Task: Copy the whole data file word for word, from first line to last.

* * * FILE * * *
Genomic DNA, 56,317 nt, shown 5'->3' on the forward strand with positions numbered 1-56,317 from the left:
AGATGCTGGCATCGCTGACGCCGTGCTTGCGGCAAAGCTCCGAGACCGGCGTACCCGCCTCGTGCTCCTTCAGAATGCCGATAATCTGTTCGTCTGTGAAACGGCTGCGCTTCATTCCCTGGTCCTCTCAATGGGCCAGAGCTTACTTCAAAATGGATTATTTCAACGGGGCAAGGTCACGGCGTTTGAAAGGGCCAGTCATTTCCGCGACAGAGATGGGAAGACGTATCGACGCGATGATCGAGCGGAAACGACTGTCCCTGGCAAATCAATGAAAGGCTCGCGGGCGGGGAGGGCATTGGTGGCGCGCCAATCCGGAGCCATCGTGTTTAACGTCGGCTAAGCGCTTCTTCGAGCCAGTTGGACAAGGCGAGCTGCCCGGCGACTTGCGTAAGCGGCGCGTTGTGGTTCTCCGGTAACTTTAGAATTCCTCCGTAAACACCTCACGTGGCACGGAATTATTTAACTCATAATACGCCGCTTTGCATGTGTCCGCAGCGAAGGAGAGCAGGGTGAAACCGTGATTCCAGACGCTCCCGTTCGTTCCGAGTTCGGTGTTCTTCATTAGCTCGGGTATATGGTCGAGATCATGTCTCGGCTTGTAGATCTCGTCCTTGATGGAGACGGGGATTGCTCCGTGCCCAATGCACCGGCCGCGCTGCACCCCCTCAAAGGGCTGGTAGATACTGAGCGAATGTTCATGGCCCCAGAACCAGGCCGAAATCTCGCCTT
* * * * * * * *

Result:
Genomic DNA, 56,317 nt, shown 5'->3' on the forward strand with positions numbered 1-56,317 from the left:
AGATGCTGGCATCGCTGACGCCGTGCTTGCGGCAAAGCTCCGAGACCGGCGTACCCGCCTCGTGCTCCTTCAGAATGCCGATAATCTGTTCGTCTGTGAAACGGCTGCGCTTCATTCCCTGGTCCTCTCAATGGGCCAGAGCTTACTTCAAAATGGATTATTTCAACGGGGCAAGGTCACGGCGTTTGAAAGGGCCAGTCATTTCCGCGACAGAGATGGGAAGACGTATCGACGCGATGATCGAGCGGAAACGACTGTCCCTGGCAAATCAATGAAAGGCTCGCGGGCGGGGAGGGCATTGGTGGCGCGCCAATCCGGAGCCATCGTGTTTAACGTCGGCTAAGCGCTTCTTCGAGCCAGTTGGACAAGGCGAGCTGCCCGGCGACTTGCGTAAGCGGCGCGTTGTGGTTCTCCGGTAACTTTAGAATTCCTCCGTAAACACCTCACGTGGCACGGAATTATTTAACTCATAATACGCCGCTTTGCATGTGTCCGCAGCGAAGGAGAGCAGGGTGAAACCGTGATTCCAGACGCTCCCGTTCGTTCCGAGTTCGGTGTTCTTCATTAGCTCGGGTATATGGTCGAGATCATGTCTCGGCTTGTAGATCTCGTCCTTGATGGAGACGGGGATTGCTCCGTGCCCAATGCACCGGCCGCGCTGCACCCCCTCAAAGGGCTGGTAGATACTGAGCGAATGTTCATGGCCCCAGAACCAGGCCGAAATCTCGCCTT